Save the Shellmounds!
Beneath the streets and landfill of Emeryville, San Francisco, and much of the Bay Area endure the ancient monuments and funerary places of the Chochenyo Ohlone Nation, whose homeland is the San Francisco Bay Area. The Spanish invasion, beginning in the 1770s, delacerated the sovereignty, culture, religion, and language of the Muwekma Ohlone. Today, the physical legacy of the Spanish invasion include the Mission Dolores and the Presidio’s Officers; Club in San Francisco, for both structures were erected in the 1770s. However, the physical legacy of the Muwekma Ohlone has not received equal preservation nor respect. Prior to the Spanish invasion, some 500 shellmounds lined the sea and bay shores fo the San Francisco Bay Area. These mounds, generally consisting mostly of molluscan shells, were made by the Muwekma Ohlone for thousands of years, and act as cemeteries.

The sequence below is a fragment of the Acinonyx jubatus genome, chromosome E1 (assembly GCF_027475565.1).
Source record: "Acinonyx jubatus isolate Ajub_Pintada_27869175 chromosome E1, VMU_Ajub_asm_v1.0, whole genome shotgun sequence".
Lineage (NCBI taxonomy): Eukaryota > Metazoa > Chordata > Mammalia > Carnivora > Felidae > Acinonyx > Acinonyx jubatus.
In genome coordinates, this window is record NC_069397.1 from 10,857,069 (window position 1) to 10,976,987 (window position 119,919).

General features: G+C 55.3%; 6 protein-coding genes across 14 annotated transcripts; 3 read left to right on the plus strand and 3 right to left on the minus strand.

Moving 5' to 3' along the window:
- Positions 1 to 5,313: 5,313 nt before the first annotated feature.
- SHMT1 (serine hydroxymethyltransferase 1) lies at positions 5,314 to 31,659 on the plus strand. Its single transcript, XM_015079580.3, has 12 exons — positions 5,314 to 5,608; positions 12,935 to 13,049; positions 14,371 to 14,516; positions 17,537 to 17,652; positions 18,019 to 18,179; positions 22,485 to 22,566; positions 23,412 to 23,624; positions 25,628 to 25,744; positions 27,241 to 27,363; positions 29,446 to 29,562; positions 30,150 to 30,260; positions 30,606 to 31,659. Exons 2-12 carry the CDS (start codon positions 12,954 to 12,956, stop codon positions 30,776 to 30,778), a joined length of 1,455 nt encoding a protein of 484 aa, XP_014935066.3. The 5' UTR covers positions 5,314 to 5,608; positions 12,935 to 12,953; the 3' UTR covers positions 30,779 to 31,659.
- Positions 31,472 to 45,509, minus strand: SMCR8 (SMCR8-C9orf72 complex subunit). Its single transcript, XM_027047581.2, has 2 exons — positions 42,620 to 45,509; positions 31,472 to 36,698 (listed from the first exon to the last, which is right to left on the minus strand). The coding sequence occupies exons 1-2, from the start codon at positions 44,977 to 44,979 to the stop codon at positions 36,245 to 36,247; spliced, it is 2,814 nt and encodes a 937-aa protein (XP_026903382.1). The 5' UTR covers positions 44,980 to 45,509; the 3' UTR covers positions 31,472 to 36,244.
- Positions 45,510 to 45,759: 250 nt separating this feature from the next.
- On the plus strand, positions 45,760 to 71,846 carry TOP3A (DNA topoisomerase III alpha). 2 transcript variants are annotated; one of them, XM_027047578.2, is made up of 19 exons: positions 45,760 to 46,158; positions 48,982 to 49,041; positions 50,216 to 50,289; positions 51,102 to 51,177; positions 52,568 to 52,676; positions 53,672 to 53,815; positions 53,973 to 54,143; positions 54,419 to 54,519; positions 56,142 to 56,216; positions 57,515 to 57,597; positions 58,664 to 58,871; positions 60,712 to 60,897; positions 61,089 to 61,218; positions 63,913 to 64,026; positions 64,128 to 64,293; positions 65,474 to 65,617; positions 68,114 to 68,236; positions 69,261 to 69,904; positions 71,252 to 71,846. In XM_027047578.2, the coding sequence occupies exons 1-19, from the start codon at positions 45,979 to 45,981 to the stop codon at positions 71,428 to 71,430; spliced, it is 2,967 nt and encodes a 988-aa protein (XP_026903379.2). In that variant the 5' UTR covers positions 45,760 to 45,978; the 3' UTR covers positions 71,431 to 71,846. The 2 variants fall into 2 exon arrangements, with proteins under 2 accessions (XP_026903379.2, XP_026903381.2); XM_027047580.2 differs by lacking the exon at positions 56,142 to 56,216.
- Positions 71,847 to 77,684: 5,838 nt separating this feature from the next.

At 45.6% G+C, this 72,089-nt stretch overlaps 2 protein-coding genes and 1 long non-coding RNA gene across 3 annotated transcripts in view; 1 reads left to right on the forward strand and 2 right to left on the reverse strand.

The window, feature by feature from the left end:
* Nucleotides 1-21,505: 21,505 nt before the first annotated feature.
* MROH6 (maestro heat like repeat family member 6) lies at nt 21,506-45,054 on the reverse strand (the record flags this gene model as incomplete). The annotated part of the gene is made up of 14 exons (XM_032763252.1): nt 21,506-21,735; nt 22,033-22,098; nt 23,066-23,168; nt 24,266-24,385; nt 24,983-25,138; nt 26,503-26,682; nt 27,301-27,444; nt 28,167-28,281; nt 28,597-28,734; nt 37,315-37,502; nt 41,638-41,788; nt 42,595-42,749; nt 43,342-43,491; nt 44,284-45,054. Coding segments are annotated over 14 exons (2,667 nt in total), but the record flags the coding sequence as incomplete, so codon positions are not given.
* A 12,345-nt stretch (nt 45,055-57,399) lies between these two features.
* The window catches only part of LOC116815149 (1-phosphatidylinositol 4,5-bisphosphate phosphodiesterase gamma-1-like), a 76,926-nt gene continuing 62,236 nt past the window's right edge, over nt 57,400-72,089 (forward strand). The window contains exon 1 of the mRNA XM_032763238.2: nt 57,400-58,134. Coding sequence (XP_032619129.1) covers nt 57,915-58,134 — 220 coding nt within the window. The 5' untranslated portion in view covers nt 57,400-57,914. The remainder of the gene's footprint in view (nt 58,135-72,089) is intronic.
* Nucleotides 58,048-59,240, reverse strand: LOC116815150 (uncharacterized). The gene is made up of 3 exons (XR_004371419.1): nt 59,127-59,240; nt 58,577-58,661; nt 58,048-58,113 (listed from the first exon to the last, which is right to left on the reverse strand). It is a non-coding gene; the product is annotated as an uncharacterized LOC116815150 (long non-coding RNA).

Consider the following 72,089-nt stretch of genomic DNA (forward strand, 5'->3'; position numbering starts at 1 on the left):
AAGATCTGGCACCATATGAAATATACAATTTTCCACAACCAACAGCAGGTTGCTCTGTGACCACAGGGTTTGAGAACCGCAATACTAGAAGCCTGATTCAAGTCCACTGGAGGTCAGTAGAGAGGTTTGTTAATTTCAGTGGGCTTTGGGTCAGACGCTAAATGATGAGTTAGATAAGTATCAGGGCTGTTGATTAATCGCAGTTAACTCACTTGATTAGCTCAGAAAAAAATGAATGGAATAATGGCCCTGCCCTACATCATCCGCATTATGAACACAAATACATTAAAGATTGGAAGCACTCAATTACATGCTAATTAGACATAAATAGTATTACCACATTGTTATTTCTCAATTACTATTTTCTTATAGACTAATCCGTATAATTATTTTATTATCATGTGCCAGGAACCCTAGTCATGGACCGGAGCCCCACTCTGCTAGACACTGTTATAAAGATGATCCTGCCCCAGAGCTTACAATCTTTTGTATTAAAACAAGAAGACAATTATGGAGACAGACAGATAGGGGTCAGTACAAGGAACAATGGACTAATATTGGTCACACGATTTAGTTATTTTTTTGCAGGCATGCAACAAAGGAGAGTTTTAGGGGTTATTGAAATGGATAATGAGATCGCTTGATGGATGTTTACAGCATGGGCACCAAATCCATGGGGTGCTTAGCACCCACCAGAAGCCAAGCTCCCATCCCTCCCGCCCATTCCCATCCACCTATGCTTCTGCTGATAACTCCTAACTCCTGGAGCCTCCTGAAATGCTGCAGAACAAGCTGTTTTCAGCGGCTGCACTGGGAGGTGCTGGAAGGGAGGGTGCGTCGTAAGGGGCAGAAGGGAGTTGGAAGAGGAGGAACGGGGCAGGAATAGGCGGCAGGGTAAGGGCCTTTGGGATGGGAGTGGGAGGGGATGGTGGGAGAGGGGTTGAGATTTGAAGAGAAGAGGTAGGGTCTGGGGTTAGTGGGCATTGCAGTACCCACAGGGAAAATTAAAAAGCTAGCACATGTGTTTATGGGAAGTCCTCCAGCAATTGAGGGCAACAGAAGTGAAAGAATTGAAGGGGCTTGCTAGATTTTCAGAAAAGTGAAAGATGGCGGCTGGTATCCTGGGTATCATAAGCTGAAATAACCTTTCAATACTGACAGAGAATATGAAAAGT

Sadly, archaeologists have referred to these shellmounds as “middens.” A “midden” is defined as a waste pile, for the word’s origin occurs in Middle English/Norse, and means a “dung hill.” The Chochenyo Ohlone term to describe a shellmound is not available or not known, for the destruction of the local language has brought much harm. Some of these shellmounds might not have functioned as cemetaries, yet in any case, they remain the cultural treasures of the Chochenyo Ohlone Nation.
Read on here: http://ipocshellmoundwalk.homestead.com/shellmound.html